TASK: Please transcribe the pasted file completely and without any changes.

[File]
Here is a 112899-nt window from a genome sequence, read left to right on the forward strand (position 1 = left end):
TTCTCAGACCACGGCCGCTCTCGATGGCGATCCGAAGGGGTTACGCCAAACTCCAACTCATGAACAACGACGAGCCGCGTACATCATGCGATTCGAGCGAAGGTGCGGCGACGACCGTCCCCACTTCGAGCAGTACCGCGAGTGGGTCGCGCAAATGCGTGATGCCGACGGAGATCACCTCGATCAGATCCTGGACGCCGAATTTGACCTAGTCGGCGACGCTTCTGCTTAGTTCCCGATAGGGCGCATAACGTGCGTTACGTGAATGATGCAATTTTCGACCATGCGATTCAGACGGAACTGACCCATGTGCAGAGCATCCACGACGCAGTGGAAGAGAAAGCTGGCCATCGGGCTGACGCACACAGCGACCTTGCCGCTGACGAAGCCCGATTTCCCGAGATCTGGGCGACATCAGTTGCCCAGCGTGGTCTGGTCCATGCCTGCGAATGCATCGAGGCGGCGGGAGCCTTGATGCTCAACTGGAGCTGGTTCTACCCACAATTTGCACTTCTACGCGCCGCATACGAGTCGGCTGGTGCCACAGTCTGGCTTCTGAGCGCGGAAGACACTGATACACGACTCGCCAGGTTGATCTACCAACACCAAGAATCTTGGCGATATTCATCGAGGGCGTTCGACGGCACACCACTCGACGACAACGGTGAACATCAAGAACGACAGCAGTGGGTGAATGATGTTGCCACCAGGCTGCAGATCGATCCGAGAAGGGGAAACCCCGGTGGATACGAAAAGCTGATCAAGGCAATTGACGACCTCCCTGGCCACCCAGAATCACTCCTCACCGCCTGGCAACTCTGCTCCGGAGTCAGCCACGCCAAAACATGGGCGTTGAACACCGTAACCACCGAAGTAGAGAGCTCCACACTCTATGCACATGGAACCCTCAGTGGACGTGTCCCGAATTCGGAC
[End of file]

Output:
Here is a 112899-nt window from a genome sequence, read left to right on the forward strand (position 1 = left end):
TTCTCAGACCACGGCCGCTCTCGATGGCGATCCGAAGGGGTTACGCCAAACTCCAACTCATGAACAACGACGAGCCGCGTACATCATGCGATTCGAGCGAAGGTGCGGCGACGACCGTCCCCACTTCGAGCAGTACCGCGAGTGGGTCGCGCAAATGCGTGATGCCGACGGAGATCACCTCGATCAGATCCTGGACGCCGAATTTGACCTAGTCGGCGACGCTTCTGCTTAGTTCCCGATAGGGCGCATAACGTGCGTTACGTGAATGATGCAATTTTCGACCATGCGATTCAGACGGAACTGACCCATGTGCAGAGCATCCACGACGCAGTGGAAGAGAAAGCTGGCCATCGGGCTGACGCACACAGCGACCTTGCCGCTGACGAAGCCCGATTTCCCGAGATCTGGGCGACATCAGTTGCCCAGCGTGGTCTGGTCCATGCCTGCGAATGCATCGAGGCGGCGGGAGCCTTGATGCTCAACTGGAGCTGGTTCTACCCACAATTTGCACTTCTACGCGCCGCATACGAGTCGGCTGGTGCCACAGTCTGGCTTCTGAGCGCGGAAGACACTGATACACGACTCGCCAGGTTGATCTACCAACACCAAGAATCTTGGCGATATTCATCGAGGGCGTTCGACGGCACACCACTCGACGACAACGGTGAACATCAAGAACGACAGCAGTGGGTGAATGATGTTGCCACCAGGCTGCAGATCGATCCGAGAAGGGGAAACCCCGGTGGATACGAAAAGCTGATCAAGGCAATTGACGACCTCCCTGGCCACCCAGAATCACTCCTCACCGCCTGGCAACTCTGCTCCGGAGTCAGCCACGCCAAAACATGGGCGTTGAACACCGTAACCACCGAAGTAGAGAGCTCCACACTCTATGCACATGGAACCCTCAGTGGACGTGTCCCGAATTCGGAC